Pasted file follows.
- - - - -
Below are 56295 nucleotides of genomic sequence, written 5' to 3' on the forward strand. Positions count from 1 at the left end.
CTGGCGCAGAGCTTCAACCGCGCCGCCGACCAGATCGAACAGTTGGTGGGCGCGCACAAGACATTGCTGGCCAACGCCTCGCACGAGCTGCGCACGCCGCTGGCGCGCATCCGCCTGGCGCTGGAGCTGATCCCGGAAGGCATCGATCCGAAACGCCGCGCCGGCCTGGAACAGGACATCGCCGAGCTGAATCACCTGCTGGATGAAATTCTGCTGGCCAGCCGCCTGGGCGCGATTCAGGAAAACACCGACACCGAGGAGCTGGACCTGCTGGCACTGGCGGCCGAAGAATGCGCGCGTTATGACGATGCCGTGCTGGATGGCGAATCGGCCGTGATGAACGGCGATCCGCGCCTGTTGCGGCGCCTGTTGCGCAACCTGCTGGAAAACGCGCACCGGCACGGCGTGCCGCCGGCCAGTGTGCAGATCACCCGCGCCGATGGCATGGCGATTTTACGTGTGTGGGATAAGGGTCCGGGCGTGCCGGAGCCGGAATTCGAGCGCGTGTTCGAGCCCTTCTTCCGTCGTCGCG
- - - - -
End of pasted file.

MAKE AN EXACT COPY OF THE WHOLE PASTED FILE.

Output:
Below are 56295 nucleotides of genomic sequence, written 5' to 3' on the forward strand. Positions count from 1 at the left end.
CTGGCGCAGAGCTTCAACCGCGCCGCCGACCAGATCGAACAGTTGGTGGGCGCGCACAAGACATTGCTGGCCAACGCCTCGCACGAGCTGCGCACGCCGCTGGCGCGCATCCGCCTGGCGCTGGAGCTGATCCCGGAAGGCATCGATCCGAAACGCCGCGCCGGCCTGGAACAGGACATCGCCGAGCTGAATCACCTGCTGGATGAAATTCTGCTGGCCAGCCGCCTGGGCGCGATTCAGGAAAACACCGACACCGAGGAGCTGGACCTGCTGGCACTGGCGGCCGAAGAATGCGCGCGTTATGACGATGCCGTGCTGGATGGCGAATCGGCCGTGATGAACGGCGATCCGCGCCTGTTGCGGCGCCTGTTGCGCAACCTGCTGGAAAACGCGCACCGGCACGGCGTGCCGCCGGCCAGTGTGCAGATCACCCGCGCCGATGGCATGGCGATTTTACGTGTGTGGGATAAGGGTCCGGGCGTGCCGGAGCCGGAATTCGAGCGCGTGTTCGAGCCCTTCTTCCGTCGTCGCG